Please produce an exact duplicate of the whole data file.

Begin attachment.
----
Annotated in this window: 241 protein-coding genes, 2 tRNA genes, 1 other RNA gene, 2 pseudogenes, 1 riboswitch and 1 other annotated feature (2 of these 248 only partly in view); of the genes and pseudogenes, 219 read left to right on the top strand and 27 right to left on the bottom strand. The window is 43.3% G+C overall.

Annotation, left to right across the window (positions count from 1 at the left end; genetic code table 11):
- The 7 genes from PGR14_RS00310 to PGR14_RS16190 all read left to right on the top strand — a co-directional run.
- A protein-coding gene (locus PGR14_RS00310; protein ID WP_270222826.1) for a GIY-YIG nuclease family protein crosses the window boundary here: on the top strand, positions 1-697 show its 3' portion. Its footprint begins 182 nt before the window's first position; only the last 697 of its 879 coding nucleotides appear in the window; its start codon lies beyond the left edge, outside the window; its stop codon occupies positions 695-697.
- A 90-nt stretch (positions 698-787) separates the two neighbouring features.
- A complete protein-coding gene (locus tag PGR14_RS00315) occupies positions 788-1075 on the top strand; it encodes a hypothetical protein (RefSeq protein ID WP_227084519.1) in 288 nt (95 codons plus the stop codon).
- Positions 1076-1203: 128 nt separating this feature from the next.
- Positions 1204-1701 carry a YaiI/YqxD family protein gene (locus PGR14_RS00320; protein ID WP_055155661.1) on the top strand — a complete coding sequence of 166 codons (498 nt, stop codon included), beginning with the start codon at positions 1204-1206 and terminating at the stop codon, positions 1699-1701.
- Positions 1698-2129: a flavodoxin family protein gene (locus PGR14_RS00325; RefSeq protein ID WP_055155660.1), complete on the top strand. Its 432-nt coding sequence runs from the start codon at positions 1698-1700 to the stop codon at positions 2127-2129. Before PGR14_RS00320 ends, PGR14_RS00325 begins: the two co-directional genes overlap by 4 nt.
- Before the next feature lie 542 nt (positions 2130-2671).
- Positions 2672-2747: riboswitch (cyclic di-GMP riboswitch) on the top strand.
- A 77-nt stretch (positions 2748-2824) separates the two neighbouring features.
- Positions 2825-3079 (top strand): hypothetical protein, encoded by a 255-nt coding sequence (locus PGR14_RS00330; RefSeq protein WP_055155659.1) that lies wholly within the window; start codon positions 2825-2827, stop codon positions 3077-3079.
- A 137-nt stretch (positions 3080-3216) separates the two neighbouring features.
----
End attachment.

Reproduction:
Annotated in this window: 241 protein-coding genes, 2 tRNA genes, 1 other RNA gene, 2 pseudogenes, 1 riboswitch and 1 other annotated feature (2 of these 248 only partly in view); of the genes and pseudogenes, 219 read left to right on the top strand and 27 right to left on the bottom strand. The window is 43.3% G+C overall.

Annotation, left to right across the window (positions count from 1 at the left end; genetic code table 11):
- The 7 genes from PGR14_RS00310 to PGR14_RS16190 all read left to right on the top strand — a co-directional run.
- A protein-coding gene (locus PGR14_RS00310; protein ID WP_270222826.1) for a GIY-YIG nuclease family protein crosses the window boundary here: on the top strand, positions 1-697 show its 3' portion. Its footprint begins 182 nt before the window's first position; only the last 697 of its 879 coding nucleotides appear in the window; its start codon lies beyond the left edge, outside the window; its stop codon occupies positions 695-697.
- A 90-nt stretch (positions 698-787) separates the two neighbouring features.
- A complete protein-coding gene (locus tag PGR14_RS00315) occupies positions 788-1075 on the top strand; it encodes a hypothetical protein (RefSeq protein ID WP_227084519.1) in 288 nt (95 codons plus the stop codon).
- Positions 1076-1203: 128 nt separating this feature from the next.
- Positions 1204-1701 carry a YaiI/YqxD family protein gene (locus PGR14_RS00320; protein ID WP_055155661.1) on the top strand — a complete coding sequence of 166 codons (498 nt, stop codon included), beginning with the start codon at positions 1204-1206 and terminating at the stop codon, positions 1699-1701.
- Positions 1698-2129: a flavodoxin family protein gene (locus PGR14_RS00325; RefSeq protein ID WP_055155660.1), complete on the top strand. Its 432-nt coding sequence runs from the start codon at positions 1698-1700 to the stop codon at positions 2127-2129. Before PGR14_RS00320 ends, PGR14_RS00325 begins: the two co-directional genes overlap by 4 nt.
- Before the next feature lie 542 nt (positions 2130-2671).
- Positions 2672-2747: riboswitch (cyclic di-GMP riboswitch) on the top strand.
- A 77-nt stretch (positions 2748-2824) separates the two neighbouring features.
- Positions 2825-3079 (top strand): hypothetical protein, encoded by a 255-nt coding sequence (locus PGR14_RS00330; RefSeq protein WP_055155659.1) that lies wholly within the window; start codon positions 2825-2827, stop codon positions 3077-3079.
- A 137-nt stretch (positions 3080-3216) separates the two neighbouring features.